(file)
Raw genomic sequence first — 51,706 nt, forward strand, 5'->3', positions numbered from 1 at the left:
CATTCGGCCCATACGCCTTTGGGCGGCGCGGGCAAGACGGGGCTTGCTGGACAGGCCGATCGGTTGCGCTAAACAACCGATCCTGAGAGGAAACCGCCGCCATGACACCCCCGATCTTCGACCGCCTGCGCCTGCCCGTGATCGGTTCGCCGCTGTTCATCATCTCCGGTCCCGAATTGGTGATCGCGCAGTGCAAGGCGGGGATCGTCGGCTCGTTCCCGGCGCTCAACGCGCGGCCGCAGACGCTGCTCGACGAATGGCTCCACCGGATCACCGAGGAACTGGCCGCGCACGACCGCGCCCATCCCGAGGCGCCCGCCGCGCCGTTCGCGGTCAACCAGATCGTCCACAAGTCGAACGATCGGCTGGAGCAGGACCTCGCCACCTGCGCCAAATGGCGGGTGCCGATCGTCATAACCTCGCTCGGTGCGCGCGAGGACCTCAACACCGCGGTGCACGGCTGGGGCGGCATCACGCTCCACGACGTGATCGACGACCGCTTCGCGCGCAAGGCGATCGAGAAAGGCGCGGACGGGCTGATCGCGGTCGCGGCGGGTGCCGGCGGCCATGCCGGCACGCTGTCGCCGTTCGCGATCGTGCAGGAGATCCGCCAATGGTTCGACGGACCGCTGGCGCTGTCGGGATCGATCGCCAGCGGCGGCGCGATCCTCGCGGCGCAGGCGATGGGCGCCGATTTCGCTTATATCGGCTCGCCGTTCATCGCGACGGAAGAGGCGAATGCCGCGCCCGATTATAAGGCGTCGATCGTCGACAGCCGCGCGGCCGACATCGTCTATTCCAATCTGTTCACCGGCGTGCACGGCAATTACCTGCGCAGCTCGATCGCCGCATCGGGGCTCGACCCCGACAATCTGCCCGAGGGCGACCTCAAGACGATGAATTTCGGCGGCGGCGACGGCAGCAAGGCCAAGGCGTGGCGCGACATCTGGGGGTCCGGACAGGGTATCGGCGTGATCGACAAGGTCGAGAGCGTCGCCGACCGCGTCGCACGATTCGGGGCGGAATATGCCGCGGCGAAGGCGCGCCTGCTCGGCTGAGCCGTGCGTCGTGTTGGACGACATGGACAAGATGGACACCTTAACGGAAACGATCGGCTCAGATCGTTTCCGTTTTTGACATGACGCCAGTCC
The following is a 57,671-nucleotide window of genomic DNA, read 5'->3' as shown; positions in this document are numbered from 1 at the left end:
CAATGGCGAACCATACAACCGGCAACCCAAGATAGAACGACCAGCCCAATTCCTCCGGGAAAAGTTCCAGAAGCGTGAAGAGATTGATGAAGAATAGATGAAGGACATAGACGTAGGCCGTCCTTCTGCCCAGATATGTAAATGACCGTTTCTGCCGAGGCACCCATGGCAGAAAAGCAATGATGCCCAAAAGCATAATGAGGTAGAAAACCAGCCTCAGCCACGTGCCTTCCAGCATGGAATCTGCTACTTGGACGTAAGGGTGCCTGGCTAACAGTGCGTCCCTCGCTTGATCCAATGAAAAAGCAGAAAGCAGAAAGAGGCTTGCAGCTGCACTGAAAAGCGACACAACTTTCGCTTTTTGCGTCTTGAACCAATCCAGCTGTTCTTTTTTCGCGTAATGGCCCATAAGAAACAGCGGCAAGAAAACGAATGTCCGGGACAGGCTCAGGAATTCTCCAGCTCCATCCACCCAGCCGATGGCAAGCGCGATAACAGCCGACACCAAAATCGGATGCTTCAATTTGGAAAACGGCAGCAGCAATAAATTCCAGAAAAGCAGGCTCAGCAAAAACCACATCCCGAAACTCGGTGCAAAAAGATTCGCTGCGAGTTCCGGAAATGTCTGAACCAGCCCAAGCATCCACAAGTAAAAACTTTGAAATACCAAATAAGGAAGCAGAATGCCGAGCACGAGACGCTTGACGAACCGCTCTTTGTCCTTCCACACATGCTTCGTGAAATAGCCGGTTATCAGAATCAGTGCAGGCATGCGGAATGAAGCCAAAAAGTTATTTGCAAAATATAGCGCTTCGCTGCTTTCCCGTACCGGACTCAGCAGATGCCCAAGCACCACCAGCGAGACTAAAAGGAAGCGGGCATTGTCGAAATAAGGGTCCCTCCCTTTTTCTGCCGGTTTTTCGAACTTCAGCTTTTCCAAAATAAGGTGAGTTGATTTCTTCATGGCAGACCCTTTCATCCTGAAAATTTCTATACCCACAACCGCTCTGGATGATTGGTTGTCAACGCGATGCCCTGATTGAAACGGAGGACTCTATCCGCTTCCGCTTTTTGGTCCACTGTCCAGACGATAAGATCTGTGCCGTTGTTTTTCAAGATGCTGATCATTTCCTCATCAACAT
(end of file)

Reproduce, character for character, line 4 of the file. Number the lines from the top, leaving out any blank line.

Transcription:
CAATGGCGAACCATACAACCGGCAACCCAAGATAGAACGACCAGCCCAATTCCTCCGGGAAAAGTTCCAGAAGCGTGAAGAGATTGATGAAGAATAGATGAAGGACATAGACGTAGGCCGTCCTTCTGCCCAGATATGTAAATGACCGTTTCTGCCGAGGCACCCATGGCAGAAAAGCAATGATGCCCAAAAGCATAATGAGGTAGAAAACCAGCCTCAGCCACGTGCCTTCCAGCATGGAATCTGCTACTTGGACGTAAGGGTGCCTGGCTAACAGTGCGTCCCTCGCTTGATCCAATGAAAAAGCAGAAAGCAGAAAGAGGCTTGCAGCTGCACTGAAAAGCGACACAACTTTCGCTTTTTGCGTCTTGAACCAATCCAGCTGTTCTTTTTTCGCGTAATGGCCCATAAGAAACAGCGGCAAGAAAACGAATGTCCGGGACAGGCTCAGGAATTCTCCAGCTCCATCCACCCAGCCGATGGCAAGCGCGATAACAGCCGACACCAAAATCGGATGCTTCAATTTGGAAAACGGCAGCAGCAATAAATTCCAGAAAAGCAGGCTCAGCAAAAACCACATCCCGAAACTCGGTGCAAAAAGATTCGCTGCGAGTTCCGGAAATGTCTGAACCAGCCCAAGCATCCACAAGTAAAAACTTTGAAATACCAAATAAGGAAGCAGAATGCCGAGCACGAGACGCTTGACGAACCGCTCTTTGTCCTTCCACACATGCTTCGTGAAATAGCCGGTTATCAGAATCAGTGCAGGCATGCGGAATGAAGCCAAAAAGTTATTTGCAAAATATAGCGCTTCGCTGCTTTCCCGTACCGGACTCAGCAGATGCCCAAGCACCACCAGCGAGACTAAAAGGAAGCGGGCATTGTCGAAATAAGGGTCCCTCCCTTTTTCTGCCGGTTTTTCGAACTTCAGCTTTTCCAAAATAAGGTGAGTTGATTTCTTCATGGCAGACCCTTTCATCCTGAAAATTTCTATACCCACAACCGCTCTGGATGATTGGTTGTCAACGCGATGCCCTGATTGAAACGGAGGACTCTATCCGCTTCCGCTTTTTGGTCCACTGTCCAGACGATAAGATCTGTGCCGTTGTTTTTCAAGATGCTGATCATTTCCTCATCAACAT